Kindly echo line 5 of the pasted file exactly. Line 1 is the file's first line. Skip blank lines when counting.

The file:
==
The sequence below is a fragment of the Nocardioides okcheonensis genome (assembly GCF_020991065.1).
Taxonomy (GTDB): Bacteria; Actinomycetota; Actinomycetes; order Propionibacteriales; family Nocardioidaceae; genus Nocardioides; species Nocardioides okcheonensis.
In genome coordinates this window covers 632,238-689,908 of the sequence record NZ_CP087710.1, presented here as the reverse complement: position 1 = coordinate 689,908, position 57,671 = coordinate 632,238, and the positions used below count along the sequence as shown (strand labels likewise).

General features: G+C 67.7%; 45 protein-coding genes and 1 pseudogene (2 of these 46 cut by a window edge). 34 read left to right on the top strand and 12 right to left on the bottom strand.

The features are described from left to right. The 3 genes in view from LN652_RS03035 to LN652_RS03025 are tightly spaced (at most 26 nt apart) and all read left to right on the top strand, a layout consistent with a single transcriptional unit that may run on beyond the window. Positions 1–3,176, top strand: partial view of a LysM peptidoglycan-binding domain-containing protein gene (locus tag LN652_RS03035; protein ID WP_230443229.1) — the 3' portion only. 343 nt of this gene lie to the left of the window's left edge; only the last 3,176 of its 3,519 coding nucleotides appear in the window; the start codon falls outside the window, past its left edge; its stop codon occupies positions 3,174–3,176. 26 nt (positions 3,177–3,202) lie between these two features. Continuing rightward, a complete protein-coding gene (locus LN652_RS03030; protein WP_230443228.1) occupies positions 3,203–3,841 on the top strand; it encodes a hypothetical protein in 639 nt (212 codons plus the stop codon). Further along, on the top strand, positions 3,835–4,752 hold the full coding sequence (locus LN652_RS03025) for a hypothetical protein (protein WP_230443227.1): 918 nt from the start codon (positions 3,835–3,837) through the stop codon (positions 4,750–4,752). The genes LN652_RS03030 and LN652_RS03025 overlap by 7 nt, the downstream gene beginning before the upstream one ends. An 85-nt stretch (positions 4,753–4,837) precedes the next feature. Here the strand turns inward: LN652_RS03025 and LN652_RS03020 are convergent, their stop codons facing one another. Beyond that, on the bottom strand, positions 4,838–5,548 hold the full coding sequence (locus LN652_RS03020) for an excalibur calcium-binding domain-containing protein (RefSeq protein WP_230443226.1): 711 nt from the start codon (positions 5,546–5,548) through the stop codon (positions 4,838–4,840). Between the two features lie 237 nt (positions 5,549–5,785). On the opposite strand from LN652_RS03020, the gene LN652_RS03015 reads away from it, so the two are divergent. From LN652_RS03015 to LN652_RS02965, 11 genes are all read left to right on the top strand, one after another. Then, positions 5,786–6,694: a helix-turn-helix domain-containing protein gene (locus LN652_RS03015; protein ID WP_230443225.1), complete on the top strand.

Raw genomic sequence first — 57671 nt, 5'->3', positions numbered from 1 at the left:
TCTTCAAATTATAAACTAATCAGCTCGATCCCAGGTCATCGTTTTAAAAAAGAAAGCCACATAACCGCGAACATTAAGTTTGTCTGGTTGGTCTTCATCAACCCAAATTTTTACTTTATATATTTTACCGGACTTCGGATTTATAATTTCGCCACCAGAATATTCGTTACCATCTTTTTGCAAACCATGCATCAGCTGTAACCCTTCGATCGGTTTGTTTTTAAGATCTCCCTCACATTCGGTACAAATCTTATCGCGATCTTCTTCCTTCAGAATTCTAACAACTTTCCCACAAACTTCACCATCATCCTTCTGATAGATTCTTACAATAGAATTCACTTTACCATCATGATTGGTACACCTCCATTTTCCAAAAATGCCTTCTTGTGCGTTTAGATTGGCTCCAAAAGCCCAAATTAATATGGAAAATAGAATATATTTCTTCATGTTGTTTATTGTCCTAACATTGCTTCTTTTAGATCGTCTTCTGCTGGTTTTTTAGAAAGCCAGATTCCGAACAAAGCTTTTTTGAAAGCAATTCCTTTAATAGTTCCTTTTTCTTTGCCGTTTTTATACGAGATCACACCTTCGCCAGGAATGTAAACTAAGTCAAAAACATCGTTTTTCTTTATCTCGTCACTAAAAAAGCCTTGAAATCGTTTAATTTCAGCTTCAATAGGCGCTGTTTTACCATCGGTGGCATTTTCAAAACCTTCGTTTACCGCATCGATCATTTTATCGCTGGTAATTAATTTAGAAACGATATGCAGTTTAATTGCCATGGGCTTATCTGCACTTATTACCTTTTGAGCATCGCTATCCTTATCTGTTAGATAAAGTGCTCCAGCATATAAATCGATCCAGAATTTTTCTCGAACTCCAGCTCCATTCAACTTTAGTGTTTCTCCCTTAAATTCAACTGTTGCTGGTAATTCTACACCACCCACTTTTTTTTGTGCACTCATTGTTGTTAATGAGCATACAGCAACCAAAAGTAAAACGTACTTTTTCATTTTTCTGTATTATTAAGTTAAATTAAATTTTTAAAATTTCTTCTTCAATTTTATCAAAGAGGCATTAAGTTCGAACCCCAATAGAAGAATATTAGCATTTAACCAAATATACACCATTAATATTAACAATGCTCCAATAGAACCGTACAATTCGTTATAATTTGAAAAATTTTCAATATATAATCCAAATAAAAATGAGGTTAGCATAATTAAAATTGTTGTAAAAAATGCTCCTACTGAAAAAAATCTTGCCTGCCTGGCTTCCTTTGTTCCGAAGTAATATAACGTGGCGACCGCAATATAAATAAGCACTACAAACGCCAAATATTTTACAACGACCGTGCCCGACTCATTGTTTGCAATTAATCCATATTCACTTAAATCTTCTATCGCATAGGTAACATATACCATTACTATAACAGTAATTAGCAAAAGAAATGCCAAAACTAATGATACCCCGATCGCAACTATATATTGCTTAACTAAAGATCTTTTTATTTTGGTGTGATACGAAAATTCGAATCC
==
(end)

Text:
The features are described from left to right. The 3 genes in view from LN652_RS03035 to LN652_RS03025 are tightly spaced (at most 26 nt apart) and all read left to right on the top strand, a layout consistent with a single transcriptional unit that may run on beyond the window. Positions 1–3,176, top strand: partial view of a LysM peptidoglycan-binding domain-containing protein gene (locus tag LN652_RS03035; protein ID WP_230443229.1) — the 3' portion only. 343 nt of this gene lie to the left of the window's left edge; only the last 3,176 of its 3,519 coding nucleotides appear in the window; the start codon falls outside the window, past its left edge; its stop codon occupies positions 3,174–3,176. 26 nt (positions 3,177–3,202) lie between these two features. Continuing rightward, a complete protein-coding gene (locus LN652_RS03030; protein WP_230443228.1) occupies positions 3,203–3,841 on the top strand; it encodes a hypothetical protein in 639 nt (212 codons plus the stop codon). Further along, on the top strand, positions 3,835–4,752 hold the full coding sequence (locus LN652_RS03025) for a hypothetical protein (protein WP_230443227.1): 918 nt from the start codon (positions 3,835–3,837) through the stop codon (positions 4,750–4,752). The genes LN652_RS03030 and LN652_RS03025 overlap by 7 nt, the downstream gene beginning before the upstream one ends. An 85-nt stretch (positions 4,753–4,837) precedes the next feature. Here the strand turns inward: LN652_RS03025 and LN652_RS03020 are convergent, their stop codons facing one another. Beyond that, on the bottom strand, positions 4,838–5,548 hold the full coding sequence (locus LN652_RS03020) for an excalibur calcium-binding domain-containing protein (RefSeq protein WP_230443226.1): 711 nt from the start codon (positions 5,546–5,548) through the stop codon (positions 4,838–4,840). Between the two features lie 237 nt (positions 5,549–5,785). On the opposite strand from LN652_RS03020, the gene LN652_RS03015 reads away from it, so the two are divergent. From LN652_RS03015 to LN652_RS02965, 11 genes are all read left to right on the top strand, one after another. Then, positions 5,786–6,694: a helix-turn-helix domain-containing protein gene (locus LN652_RS03015; protein ID WP_230443225.1), complete on the top strand.